Revolutionary Reminiscence?

 
 

So, was it just a bit of personal nostalgia for an old comrade, or a more pointed political message in support of reform? This is the question being asked about a piece penned by Chinese premier Wen Jiabao that appeared in the People’s Daily earlier this week, in which he reminisces about a trip he took 24 years ago to Guizhou Province. He was there with then Communist Party General Secretary Hu Yaobang, who was travelling with a group of about 30 central government officials in an effort to set an example to encourage better understanding of local circumstances and connect with the public.

Hu Yaobang is a fascinating figure. Seen as a political reformer, it was popular unrest over the Communist Party’s (lacklustre) response to his death that prompted the public mourning that ultimately ended up being channelled into widespread public dissatisfaction and the Tiananmen demonstrations.

He had been forced to resign by Deng Xiaoping in 1987 after being accused of being too sympathetic to student demonstrations the previous year calling for greater freedom of speech. Coverage of him in official media in the years following his death was virtually non-existent (although in November 2005, the 90th anniversary of his birth, low-scale events were organised as part of an effort to rehabilitate him image).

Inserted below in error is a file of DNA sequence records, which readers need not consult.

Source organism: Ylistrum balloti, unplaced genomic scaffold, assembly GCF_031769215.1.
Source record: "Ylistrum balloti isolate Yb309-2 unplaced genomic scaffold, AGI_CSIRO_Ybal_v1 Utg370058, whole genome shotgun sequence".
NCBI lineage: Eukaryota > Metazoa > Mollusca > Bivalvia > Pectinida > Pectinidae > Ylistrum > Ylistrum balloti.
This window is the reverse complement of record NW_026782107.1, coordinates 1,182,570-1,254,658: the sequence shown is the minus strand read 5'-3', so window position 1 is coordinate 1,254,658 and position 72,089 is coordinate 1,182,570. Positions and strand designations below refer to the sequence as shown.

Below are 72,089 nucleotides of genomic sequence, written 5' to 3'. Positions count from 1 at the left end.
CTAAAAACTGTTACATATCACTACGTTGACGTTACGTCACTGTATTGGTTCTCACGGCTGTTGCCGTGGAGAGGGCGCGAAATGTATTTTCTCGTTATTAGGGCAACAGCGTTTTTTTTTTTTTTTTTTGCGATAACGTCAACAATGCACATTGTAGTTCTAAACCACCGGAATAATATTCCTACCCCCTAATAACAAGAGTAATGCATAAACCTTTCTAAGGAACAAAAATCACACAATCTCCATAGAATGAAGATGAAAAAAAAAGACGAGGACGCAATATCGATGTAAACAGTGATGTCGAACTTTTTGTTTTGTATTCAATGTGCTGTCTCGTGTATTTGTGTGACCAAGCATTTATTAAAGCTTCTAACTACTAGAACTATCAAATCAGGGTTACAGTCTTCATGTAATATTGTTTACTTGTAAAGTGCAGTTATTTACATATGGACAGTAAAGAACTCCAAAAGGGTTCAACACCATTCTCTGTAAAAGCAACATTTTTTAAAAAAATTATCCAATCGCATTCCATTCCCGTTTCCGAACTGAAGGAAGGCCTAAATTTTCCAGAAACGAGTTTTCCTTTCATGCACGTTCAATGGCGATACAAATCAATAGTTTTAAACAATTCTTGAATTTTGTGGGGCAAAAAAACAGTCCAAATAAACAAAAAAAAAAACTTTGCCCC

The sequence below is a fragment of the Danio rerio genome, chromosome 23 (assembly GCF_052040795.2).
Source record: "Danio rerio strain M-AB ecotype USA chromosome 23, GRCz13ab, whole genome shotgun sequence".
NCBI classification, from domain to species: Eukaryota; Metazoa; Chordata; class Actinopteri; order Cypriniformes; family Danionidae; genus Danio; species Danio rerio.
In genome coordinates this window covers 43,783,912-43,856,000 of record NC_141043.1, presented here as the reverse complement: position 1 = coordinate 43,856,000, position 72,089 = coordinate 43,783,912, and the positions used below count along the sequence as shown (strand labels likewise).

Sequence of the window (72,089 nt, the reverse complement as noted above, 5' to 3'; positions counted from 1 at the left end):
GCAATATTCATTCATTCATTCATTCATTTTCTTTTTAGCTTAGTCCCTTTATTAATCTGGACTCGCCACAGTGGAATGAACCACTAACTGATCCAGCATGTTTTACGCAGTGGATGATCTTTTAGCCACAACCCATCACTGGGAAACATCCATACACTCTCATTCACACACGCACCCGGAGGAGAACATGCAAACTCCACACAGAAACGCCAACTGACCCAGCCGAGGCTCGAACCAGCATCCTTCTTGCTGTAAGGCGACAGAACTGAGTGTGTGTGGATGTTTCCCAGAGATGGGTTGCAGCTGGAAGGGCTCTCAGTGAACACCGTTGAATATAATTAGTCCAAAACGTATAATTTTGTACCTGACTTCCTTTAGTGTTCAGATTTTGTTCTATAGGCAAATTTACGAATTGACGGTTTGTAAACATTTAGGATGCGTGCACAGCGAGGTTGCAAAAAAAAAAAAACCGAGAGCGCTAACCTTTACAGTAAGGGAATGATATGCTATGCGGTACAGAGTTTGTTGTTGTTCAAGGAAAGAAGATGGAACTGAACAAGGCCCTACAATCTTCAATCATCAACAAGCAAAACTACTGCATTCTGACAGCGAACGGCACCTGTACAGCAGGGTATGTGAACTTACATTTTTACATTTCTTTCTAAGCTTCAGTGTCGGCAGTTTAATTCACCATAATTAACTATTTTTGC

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In the piece, which has proved something of a hit in cyberspace (the original is here, I haven’t seen an English translation of it online yet), Wen recalls:

‘After I started with work in the central government in October 1985, I had the chance to work closely with Hu for almost two years. I personally experienced and observed how he connects with the public and listen to their complaints.

‘His leadership has deeply influenced me at work, at study and in life. After he left the central government in January 1987, I still visited him quite often. I stayed beside him in April 1989 when he was seriously sick. I rushed to the hospital as soon as I heard his death on April 15. I visit his family every year during Lunar New Year. His portrait hanging on the wall of his home always inspires me to work harder for the public.’

It’s hardly surprising that passages like this are being pored over by China watchers to see if there’s some message here. Is Wen making a point on how the central government should pay closer attention to public opinion? Is he making a direct appeal over the heads of others for political reform? Or is it just musings over an old, departed friend?

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